vested right


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pass any Bill of Attainder, ex post facto Law, or Law impairing the Obligation of Contracts." (21) Like most states, Colorado has its own constitutional protection limiting impairment of contracts, (22) and Colorado courts have traditionally protected vested rights in the context of contracts with public employees.
The court noted that even where the legislature has stated its intent for retroactive application, the Florida Supreme Court has refused to apply the statute retroactively if it impairs vested rights, creates new obligations or imposes new penalties.
The plaintiff turned thirty years old on July 17, 1993, at which time the defendant acquired a vested right to invoke the defense of the statutory repose period.
the basis of a vested right to build a structure which does not comply
In particular, local and state land use officials must resist the temptation to be overly restrictive in determining what constitutes a "vested right." Measure 49 doesn't provide a legal definition, and initial interpretations will fall to local and state land use officials, although the courts are certain to have the final say.
Constructive receipt requires an unqualified vested right to receive income--there can be no condition, limitation, or restriction that prevents the taxpayer from having unrestricted access to his or her money without penalty.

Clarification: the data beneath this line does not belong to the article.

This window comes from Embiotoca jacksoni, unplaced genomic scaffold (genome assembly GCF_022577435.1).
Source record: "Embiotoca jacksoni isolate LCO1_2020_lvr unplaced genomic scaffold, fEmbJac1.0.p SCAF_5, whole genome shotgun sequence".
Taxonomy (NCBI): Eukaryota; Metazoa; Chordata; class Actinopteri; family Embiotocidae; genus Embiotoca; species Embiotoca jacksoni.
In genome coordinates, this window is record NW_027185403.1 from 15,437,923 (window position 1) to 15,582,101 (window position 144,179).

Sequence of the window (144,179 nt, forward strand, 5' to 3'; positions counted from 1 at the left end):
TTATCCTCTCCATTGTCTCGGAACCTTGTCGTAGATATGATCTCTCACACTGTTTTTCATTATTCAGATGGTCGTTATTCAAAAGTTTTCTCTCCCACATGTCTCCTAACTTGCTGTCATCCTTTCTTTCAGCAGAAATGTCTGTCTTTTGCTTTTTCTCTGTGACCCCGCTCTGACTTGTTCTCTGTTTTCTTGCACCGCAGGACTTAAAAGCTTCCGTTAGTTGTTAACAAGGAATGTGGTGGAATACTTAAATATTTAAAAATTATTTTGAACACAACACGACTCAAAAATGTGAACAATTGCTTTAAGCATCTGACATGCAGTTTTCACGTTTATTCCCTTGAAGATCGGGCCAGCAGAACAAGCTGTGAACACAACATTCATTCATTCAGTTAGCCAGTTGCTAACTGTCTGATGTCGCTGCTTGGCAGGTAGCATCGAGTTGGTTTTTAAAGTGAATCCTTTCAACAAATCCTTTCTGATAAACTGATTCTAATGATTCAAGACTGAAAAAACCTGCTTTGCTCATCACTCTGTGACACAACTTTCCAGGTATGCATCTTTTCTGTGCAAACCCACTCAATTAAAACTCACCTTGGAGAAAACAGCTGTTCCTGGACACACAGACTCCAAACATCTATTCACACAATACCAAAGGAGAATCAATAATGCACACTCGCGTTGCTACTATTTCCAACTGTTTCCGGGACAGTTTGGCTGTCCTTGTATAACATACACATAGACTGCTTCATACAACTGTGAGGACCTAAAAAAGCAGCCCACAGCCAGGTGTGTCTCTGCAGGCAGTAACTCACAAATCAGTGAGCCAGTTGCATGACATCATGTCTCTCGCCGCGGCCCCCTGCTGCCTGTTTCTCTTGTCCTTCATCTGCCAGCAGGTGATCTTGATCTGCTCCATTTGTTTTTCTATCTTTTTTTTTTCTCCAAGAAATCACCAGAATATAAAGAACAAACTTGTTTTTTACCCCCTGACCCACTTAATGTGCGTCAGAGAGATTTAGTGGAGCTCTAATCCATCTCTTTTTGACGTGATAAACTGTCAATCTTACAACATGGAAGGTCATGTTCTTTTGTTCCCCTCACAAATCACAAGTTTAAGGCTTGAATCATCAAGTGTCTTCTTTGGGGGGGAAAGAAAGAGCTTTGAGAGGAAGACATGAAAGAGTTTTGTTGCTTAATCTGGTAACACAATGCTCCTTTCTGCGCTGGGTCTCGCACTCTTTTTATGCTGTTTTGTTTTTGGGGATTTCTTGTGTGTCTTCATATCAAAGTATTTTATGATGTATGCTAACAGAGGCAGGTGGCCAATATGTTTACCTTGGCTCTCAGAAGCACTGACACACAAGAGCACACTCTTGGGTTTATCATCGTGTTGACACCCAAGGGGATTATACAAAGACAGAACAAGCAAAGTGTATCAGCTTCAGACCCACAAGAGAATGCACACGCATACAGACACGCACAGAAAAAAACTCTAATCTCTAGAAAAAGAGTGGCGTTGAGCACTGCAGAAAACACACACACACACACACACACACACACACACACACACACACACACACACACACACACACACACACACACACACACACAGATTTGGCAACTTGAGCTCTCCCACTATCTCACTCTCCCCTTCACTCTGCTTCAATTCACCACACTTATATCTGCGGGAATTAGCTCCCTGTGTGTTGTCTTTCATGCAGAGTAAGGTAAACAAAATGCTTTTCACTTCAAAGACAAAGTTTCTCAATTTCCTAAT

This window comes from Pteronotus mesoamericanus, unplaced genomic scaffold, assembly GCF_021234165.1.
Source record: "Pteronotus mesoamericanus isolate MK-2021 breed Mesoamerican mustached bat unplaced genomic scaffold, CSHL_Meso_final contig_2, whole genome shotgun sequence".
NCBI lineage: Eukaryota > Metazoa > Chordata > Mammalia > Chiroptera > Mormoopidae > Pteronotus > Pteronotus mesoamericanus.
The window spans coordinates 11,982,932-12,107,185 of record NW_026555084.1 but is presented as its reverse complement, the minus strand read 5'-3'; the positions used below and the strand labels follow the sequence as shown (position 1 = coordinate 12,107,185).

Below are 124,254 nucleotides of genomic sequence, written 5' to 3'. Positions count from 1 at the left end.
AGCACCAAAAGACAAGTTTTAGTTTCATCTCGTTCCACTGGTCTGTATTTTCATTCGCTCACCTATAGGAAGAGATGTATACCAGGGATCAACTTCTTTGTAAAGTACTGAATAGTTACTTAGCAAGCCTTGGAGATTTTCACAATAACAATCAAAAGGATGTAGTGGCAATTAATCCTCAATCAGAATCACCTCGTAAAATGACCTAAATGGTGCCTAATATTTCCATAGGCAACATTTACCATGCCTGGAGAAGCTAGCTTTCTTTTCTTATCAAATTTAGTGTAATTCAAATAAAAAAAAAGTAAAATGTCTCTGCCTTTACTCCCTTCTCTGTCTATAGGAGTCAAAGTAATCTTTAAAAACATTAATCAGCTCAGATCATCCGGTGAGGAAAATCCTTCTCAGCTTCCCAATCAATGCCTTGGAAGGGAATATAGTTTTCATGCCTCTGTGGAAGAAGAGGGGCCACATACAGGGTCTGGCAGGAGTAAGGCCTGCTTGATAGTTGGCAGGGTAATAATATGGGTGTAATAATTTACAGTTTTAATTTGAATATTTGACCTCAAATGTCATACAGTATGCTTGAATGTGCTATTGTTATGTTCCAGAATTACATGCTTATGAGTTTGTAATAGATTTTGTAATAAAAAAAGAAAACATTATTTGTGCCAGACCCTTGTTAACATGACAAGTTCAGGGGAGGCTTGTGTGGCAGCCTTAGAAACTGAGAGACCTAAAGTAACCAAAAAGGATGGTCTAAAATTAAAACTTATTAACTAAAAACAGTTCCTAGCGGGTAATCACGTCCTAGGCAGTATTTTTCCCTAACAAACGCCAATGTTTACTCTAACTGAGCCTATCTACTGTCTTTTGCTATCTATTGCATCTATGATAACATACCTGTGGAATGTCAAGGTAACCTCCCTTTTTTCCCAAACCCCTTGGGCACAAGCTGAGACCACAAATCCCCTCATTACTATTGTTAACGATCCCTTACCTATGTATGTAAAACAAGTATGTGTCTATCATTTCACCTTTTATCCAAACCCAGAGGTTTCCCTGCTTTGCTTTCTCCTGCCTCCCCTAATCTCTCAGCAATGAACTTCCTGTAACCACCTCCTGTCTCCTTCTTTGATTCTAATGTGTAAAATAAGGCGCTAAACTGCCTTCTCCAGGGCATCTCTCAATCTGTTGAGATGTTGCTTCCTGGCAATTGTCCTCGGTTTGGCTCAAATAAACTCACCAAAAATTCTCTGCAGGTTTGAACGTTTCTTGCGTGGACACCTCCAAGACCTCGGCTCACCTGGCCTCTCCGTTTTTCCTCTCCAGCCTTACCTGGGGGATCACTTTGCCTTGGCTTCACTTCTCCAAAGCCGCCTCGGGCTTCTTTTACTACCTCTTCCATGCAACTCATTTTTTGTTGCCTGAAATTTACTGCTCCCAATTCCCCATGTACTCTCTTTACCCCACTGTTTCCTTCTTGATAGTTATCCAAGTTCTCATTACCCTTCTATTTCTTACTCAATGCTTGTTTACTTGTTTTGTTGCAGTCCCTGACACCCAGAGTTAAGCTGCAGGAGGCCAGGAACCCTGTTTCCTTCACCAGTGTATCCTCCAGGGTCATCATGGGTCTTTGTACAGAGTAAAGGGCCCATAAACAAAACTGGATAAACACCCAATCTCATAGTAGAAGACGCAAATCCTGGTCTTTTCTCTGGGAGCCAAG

The Superior Court reversed the hearing examiner holding that a nonconforming user was not required to obtain a grading permit because it had a "vested right" to continue its peat mining operation that it had started in 1961 and the grading regulations were enacted 24 years afterward.
With the perspectives these tools offer, this Article closes by analyzing their conceptual local sibling, the concept of a "vested right."
Nonetheless, it held that ERISA did not provide employees with a permanent, vested right to their health insurance benefits.(23)
Courts continued to uphold bans on particular uses without paying compensation, on the rationale that no one can obtain a vested right to injure or endanger the public.
The court further concluded that there was no vested right in any common law rule.
She said the phrase means positions of public officials and workers are only entrusted positions and as such, they have no vested right over these positions.